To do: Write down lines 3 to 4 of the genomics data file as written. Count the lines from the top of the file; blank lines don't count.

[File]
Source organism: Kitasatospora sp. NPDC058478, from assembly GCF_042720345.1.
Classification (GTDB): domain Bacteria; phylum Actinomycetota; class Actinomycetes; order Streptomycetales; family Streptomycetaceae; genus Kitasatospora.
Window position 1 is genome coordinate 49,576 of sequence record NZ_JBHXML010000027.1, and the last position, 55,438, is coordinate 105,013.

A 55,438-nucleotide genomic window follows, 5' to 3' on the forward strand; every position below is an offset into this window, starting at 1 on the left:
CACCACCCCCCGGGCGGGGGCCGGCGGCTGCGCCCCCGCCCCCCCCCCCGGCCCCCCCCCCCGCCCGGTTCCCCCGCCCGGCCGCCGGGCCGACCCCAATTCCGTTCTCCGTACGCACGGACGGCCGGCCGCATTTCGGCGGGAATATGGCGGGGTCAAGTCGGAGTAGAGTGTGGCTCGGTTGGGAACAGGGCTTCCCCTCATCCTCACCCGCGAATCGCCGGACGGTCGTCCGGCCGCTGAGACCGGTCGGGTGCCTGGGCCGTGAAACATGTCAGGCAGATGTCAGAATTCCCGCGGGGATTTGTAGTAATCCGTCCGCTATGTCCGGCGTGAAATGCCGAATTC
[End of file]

Window position 1 is genome coordinate 49,576 of sequence record NZ_JBHXML010000027.1, and the last position, 55,438, is coordinate 105,013.

A 55,438-nucleotide genomic window follows, 5' to 3' on the forward strand; every position below is an offset into this window, starting at 1 on the left: